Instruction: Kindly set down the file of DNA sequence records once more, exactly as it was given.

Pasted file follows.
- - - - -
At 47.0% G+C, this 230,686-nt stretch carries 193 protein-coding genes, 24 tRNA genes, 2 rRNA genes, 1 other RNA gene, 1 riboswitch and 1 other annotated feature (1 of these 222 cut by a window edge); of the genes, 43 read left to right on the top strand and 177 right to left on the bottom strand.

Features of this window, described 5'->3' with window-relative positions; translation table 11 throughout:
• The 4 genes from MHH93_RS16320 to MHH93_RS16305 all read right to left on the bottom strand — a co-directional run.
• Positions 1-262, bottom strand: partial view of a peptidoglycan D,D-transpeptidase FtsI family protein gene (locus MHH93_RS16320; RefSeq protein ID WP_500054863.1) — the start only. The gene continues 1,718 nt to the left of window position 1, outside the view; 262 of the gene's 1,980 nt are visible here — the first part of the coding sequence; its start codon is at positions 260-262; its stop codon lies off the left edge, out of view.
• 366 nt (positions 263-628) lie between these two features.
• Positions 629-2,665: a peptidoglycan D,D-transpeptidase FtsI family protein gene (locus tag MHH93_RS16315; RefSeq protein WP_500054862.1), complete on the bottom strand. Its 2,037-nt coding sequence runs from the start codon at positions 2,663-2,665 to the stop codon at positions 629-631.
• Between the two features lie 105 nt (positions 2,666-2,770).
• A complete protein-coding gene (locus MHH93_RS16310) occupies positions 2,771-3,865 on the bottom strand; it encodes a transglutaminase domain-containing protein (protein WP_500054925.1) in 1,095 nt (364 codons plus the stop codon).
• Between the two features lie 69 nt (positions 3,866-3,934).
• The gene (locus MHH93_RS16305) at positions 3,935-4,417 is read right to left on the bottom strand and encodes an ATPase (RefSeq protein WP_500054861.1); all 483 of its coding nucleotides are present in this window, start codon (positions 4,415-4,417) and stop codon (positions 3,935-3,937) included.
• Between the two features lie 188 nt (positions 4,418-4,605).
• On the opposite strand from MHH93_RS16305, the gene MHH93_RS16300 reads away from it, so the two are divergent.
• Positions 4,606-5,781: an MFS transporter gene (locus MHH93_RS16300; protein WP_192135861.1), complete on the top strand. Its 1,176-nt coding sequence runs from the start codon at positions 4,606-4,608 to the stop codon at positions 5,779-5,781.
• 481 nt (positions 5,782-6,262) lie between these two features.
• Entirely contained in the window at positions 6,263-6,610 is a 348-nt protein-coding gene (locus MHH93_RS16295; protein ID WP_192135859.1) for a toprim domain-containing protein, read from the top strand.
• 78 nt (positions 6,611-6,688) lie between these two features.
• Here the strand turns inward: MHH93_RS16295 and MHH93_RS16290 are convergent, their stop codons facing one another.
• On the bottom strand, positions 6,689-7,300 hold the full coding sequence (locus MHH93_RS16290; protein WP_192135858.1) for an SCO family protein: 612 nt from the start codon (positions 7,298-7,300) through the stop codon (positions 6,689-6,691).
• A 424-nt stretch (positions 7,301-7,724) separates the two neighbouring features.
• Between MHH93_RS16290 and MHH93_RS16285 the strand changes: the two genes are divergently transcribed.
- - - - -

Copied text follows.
At 47.0% G+C, this 230,686-nt stretch carries 193 protein-coding genes, 24 tRNA genes, 2 rRNA genes, 1 other RNA gene, 1 riboswitch and 1 other annotated feature (1 of these 222 cut by a window edge); of the genes, 43 read left to right on the top strand and 177 right to left on the bottom strand.

Features of this window, described 5'->3' with window-relative positions; translation table 11 throughout:
• The 4 genes from MHH93_RS16320 to MHH93_RS16305 all read right to left on the bottom strand — a co-directional run.
• Positions 1-262, bottom strand: partial view of a peptidoglycan D,D-transpeptidase FtsI family protein gene (locus MHH93_RS16320; RefSeq protein ID WP_500054863.1) — the start only. The gene continues 1,718 nt to the left of window position 1, outside the view; 262 of the gene's 1,980 nt are visible here — the first part of the coding sequence; its start codon is at positions 260-262; its stop codon lies off the left edge, out of view.
• 366 nt (positions 263-628) lie between these two features.
• Positions 629-2,665: a peptidoglycan D,D-transpeptidase FtsI family protein gene (locus tag MHH93_RS16315; RefSeq protein WP_500054862.1), complete on the bottom strand. Its 2,037-nt coding sequence runs from the start codon at positions 2,663-2,665 to the stop codon at positions 629-631.
• Between the two features lie 105 nt (positions 2,666-2,770).
• A complete protein-coding gene (locus MHH93_RS16310) occupies positions 2,771-3,865 on the bottom strand; it encodes a transglutaminase domain-containing protein (protein WP_500054925.1) in 1,095 nt (364 codons plus the stop codon).
• Between the two features lie 69 nt (positions 3,866-3,934).
• The gene (locus MHH93_RS16305) at positions 3,935-4,417 is read right to left on the bottom strand and encodes an ATPase (RefSeq protein WP_500054861.1); all 483 of its coding nucleotides are present in this window, start codon (positions 4,415-4,417) and stop codon (positions 3,935-3,937) included.
• Between the two features lie 188 nt (positions 4,418-4,605).
• On the opposite strand from MHH93_RS16305, the gene MHH93_RS16300 reads away from it, so the two are divergent.
• Positions 4,606-5,781: an MFS transporter gene (locus MHH93_RS16300; protein WP_192135861.1), complete on the top strand. Its 1,176-nt coding sequence runs from the start codon at positions 4,606-4,608 to the stop codon at positions 5,779-5,781.
• 481 nt (positions 5,782-6,262) lie between these two features.
• Entirely contained in the window at positions 6,263-6,610 is a 348-nt protein-coding gene (locus MHH93_RS16295; protein ID WP_192135859.1) for a toprim domain-containing protein, read from the top strand.
• 78 nt (positions 6,611-6,688) lie between these two features.
• Here the strand turns inward: MHH93_RS16295 and MHH93_RS16290 are convergent, their stop codons facing one another.
• On the bottom strand, positions 6,689-7,300 hold the full coding sequence (locus MHH93_RS16290; protein WP_192135858.1) for an SCO family protein: 612 nt from the start codon (positions 7,298-7,300) through the stop codon (positions 6,689-6,691).
• A 424-nt stretch (positions 7,301-7,724) separates the two neighbouring features.
• Between MHH93_RS16290 and MHH93_RS16285 the strand changes: the two genes are divergently transcribed.